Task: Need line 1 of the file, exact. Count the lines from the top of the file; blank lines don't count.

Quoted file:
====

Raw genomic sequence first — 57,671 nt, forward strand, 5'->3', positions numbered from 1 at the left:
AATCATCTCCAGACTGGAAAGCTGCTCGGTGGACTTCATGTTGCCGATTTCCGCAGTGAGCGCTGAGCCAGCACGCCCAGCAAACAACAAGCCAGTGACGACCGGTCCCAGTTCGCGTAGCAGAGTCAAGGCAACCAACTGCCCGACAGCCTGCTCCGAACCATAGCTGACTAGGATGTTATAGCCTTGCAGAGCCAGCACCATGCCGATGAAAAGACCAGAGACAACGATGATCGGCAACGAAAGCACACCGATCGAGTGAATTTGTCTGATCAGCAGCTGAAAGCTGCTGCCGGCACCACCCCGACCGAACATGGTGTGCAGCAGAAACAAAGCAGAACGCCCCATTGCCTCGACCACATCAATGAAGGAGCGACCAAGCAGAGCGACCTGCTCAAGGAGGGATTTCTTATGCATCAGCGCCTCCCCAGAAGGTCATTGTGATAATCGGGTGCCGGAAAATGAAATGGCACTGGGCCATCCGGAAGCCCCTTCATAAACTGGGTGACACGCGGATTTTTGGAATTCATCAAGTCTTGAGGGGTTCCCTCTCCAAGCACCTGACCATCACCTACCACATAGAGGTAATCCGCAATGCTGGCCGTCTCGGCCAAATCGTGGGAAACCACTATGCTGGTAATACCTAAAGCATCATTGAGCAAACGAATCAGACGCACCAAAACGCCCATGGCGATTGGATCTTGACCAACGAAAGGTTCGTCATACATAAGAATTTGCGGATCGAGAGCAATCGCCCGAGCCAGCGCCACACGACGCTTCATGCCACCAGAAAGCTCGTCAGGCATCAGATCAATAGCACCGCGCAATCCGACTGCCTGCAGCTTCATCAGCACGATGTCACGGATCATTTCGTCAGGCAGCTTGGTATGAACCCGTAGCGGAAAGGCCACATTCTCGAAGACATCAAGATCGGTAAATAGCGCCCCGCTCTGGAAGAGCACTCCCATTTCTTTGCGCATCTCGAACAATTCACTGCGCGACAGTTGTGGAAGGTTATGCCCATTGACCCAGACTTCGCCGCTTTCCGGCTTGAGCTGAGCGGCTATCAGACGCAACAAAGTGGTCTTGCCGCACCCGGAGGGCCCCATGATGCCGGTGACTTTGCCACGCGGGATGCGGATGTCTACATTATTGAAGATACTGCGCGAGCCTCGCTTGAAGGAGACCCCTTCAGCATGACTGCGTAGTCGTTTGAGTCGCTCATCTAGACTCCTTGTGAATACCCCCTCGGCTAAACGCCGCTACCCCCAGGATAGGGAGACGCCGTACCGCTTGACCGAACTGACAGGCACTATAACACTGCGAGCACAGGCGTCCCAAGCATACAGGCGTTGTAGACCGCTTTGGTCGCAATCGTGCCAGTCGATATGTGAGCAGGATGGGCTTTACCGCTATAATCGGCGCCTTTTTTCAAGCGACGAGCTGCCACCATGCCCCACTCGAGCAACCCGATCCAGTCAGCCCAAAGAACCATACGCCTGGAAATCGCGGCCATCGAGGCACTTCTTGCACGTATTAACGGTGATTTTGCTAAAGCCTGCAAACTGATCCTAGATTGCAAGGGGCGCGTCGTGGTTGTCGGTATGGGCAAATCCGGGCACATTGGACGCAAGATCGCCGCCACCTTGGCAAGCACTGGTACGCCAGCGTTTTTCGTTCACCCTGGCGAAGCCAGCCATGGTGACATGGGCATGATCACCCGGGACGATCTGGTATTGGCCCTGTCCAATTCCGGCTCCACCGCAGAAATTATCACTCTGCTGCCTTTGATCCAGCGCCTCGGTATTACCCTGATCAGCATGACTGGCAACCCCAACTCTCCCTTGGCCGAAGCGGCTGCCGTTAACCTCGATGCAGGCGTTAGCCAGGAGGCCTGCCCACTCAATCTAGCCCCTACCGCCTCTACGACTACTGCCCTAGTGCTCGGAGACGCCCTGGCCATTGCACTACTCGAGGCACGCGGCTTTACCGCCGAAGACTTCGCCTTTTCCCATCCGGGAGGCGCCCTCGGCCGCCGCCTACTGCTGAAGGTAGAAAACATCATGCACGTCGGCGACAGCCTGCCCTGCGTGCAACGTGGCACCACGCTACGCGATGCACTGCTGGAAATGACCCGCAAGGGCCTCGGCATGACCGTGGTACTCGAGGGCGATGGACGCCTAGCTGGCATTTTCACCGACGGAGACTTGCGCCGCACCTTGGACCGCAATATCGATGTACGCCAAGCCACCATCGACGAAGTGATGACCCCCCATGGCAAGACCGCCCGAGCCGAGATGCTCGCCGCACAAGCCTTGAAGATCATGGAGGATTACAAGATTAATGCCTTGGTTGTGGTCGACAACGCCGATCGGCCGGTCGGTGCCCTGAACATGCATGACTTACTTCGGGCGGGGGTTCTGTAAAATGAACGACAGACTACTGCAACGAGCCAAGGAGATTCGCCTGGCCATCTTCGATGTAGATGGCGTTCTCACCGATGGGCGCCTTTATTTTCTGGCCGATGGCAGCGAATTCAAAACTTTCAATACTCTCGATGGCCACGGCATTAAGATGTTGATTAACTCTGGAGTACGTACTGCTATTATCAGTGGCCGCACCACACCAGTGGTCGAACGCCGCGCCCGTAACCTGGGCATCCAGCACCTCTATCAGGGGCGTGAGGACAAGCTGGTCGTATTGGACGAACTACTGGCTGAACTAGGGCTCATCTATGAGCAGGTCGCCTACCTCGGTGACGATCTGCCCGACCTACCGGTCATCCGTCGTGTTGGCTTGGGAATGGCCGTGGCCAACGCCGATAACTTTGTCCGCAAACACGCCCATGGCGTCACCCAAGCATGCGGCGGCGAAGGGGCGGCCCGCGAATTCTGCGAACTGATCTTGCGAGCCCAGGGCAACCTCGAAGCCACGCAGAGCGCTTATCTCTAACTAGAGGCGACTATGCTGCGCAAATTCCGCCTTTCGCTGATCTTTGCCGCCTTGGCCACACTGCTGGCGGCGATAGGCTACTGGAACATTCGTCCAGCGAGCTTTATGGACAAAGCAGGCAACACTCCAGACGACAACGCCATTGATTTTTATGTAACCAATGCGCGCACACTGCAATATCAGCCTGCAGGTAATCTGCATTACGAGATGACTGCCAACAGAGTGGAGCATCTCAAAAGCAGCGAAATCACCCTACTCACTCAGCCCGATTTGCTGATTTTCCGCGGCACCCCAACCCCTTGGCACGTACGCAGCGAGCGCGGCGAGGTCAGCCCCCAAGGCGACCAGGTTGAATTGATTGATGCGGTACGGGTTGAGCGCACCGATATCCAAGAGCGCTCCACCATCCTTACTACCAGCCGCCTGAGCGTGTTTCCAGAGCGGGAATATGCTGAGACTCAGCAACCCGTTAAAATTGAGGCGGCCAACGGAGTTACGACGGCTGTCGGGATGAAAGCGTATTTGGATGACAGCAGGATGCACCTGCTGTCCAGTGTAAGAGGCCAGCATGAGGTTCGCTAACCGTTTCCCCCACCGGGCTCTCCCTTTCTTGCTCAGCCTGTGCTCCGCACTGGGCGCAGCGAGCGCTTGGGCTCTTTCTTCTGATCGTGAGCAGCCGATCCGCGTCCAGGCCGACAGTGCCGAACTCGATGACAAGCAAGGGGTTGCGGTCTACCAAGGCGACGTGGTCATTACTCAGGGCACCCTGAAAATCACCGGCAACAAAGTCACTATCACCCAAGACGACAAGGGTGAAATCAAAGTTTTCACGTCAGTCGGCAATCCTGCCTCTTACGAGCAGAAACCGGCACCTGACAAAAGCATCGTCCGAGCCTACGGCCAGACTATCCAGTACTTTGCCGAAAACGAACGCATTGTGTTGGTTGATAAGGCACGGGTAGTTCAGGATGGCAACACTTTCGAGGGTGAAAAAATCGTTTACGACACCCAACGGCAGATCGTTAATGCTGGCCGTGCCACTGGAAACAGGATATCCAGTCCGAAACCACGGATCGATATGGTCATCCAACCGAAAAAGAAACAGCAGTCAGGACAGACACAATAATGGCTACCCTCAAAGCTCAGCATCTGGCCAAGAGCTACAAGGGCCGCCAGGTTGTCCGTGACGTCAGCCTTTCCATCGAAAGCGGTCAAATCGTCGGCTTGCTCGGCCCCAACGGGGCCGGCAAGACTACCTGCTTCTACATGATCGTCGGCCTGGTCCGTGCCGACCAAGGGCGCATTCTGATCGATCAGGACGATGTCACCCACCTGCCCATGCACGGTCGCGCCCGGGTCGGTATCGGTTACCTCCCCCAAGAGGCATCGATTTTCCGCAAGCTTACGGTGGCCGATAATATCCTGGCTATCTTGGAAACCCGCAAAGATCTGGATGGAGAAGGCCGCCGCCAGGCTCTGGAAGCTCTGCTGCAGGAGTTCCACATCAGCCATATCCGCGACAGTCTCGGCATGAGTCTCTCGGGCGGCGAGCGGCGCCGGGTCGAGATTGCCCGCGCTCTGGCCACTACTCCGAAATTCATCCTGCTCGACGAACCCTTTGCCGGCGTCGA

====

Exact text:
Raw genomic sequence first — 57,671 nt, forward strand, 5'->3', positions numbered from 1 at the left: